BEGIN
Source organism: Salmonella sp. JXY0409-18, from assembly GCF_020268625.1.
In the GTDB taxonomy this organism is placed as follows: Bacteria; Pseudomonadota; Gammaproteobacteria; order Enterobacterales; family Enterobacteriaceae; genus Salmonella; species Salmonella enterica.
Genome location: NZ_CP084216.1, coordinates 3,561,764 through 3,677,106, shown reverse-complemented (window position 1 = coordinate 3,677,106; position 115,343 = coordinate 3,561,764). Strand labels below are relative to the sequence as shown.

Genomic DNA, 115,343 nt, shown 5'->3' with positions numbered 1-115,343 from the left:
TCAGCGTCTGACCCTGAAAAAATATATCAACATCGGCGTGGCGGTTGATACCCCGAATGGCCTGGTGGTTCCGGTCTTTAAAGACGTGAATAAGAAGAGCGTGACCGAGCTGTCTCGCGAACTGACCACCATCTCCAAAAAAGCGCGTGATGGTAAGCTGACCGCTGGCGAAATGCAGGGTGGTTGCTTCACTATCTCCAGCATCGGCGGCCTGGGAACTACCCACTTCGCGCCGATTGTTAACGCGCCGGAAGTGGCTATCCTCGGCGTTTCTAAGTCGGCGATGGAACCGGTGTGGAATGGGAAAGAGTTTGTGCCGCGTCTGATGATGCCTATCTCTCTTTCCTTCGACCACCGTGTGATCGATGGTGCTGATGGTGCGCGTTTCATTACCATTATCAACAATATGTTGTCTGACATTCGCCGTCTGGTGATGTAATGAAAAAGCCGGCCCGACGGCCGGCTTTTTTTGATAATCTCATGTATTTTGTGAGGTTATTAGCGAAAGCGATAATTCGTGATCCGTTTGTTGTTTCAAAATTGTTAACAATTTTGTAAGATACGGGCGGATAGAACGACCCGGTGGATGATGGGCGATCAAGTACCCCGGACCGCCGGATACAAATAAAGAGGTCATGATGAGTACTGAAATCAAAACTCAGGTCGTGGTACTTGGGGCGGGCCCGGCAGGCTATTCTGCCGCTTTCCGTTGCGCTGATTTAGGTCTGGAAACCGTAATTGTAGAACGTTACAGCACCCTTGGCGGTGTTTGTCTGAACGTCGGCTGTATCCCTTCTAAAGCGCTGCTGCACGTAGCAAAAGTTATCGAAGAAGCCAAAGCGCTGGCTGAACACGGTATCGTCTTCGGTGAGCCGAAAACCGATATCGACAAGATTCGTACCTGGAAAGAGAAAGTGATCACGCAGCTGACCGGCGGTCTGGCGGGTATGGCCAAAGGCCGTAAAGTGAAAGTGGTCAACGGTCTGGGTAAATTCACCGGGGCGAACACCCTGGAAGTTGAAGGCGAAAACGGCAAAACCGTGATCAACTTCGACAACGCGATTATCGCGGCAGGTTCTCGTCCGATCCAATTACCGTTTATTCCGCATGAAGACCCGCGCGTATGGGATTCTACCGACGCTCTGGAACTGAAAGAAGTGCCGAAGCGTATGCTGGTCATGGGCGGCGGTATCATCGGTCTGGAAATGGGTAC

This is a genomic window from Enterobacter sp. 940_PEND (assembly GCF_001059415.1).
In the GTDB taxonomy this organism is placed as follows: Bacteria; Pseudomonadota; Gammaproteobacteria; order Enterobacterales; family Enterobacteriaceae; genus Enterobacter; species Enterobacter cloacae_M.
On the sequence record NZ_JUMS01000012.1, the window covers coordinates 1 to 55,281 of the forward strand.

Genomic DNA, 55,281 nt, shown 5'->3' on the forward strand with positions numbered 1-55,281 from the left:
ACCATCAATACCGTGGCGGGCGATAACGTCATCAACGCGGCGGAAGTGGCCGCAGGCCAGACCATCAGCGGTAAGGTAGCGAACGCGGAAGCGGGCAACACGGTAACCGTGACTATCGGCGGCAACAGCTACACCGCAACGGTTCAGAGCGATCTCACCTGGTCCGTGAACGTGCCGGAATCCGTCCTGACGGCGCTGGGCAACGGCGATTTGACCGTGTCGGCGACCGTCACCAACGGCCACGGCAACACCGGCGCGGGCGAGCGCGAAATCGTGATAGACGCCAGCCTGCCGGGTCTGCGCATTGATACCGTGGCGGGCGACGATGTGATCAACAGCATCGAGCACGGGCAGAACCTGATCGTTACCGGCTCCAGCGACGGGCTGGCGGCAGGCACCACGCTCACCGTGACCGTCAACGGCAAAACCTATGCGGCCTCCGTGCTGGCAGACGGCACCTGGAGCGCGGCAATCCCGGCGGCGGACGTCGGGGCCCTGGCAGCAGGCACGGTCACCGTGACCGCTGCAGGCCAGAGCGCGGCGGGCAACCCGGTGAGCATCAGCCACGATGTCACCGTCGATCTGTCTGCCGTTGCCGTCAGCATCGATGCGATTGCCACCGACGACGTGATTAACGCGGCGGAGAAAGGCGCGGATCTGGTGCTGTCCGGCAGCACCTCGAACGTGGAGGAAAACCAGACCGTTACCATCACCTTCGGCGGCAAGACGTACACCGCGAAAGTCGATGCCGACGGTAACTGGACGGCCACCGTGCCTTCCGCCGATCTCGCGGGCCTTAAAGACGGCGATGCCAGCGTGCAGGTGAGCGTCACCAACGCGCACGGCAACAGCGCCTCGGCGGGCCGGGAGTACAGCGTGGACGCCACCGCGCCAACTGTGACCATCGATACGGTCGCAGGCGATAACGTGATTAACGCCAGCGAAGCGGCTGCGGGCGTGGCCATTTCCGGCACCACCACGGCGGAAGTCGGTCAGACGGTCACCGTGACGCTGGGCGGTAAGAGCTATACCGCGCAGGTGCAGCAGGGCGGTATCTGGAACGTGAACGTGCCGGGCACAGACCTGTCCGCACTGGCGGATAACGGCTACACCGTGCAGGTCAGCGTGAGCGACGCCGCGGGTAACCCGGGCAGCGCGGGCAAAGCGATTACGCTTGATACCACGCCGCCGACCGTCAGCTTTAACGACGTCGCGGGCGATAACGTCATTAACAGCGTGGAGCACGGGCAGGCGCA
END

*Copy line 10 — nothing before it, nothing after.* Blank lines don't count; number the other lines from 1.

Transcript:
ACCATCAATACCGTGGCGGGCGATAACGTCATCAACGCGGCGGAAGTGGCCGCAGGCCAGACCATCAGCGGTAAGGTAGCGAACGCGGAAGCGGGCAACACGGTAACCGTGACTATCGGCGGCAACAGCTACACCGCAACGGTTCAGAGCGATCTCACCTGGTCCGTGAACGTGCCGGAATCCGTCCTGACGGCGCTGGGCAACGGCGATTTGACCGTGTCGGCGACCGTCACCAACGGCCACGGCAACACCGGCGCGGGCGAGCGCGAAATCGTGATAGACGCCAGCCTGCCGGGTCTGCGCATTGATACCGTGGCGGGCGACGATGTGATCAACAGCATCGAGCACGGGCAGAACCTGATCGTTACCGGCTCCAGCGACGGGCTGGCGGCAGGCACCACGCTCACCGTGACCGTCAACGGCAAAACCTATGCGGCCTCCGTGCTGGCAGACGGCACCTGGAGCGCGGCAATCCCGGCGGCGGACGTCGGGGCCCTGGCAGCAGGCACGGTCACCGTGACCGCTGCAGGCCAGAGCGCGGCGGGCAACCCGGTGAGCATCAGCCACGATGTCACCGTCGATCTGTCTGCCGTTGCCGTCAGCATCGATGCGATTGCCACCGACGACGTGATTAACGCGGCGGAGAAAGGCGCGGATCTGGTGCTGTCCGGCAGCACCTCGAACGTGGAGGAAAACCAGACCGTTACCATCACCTTCGGCGGCAAGACGTACACCGCGAAAGTCGATGCCGACGGTAACTGGACGGCCACCGTGCCTTCCGCCGATCTCGCGGGCCTTAAAGACGGCGATGCCAGCGTGCAGGTGAGCGTCACCAACGCGCACGGCAACAGCGCCTCGGCGGGCCGGGAGTACAGCGTGGACGCCACCGCGCCAACTGTGACCATCGATACGGTCGCAGGCGATAACGTGATTAACGCCAGCGAAGCGGCTGCGGGCGTGGCCATTTCCGGCACCACCACGGCGGAAGTCGGTCAGACGGTCACCGTGACGCTGGGCGGTAAGAGCTATACCGCGCAGGTGCAGCAGGGCGGTATCTGGAACGTGAACGTGCCGGGCACAGACCTGTCCGCACTGGCGGATAACGGCTACACCGTGCAGGTCAGCGTGAGCGACGCCGCGGGTAACCCGGGCAGCGCGGGCAAAGCGATTACGCTTGATACCACGCCGCCGACCGTCAGCTTTAACGACGTCGCGGGCGATAACGTCATTAACAGCGTGGAGCACGGGCAGGCGCA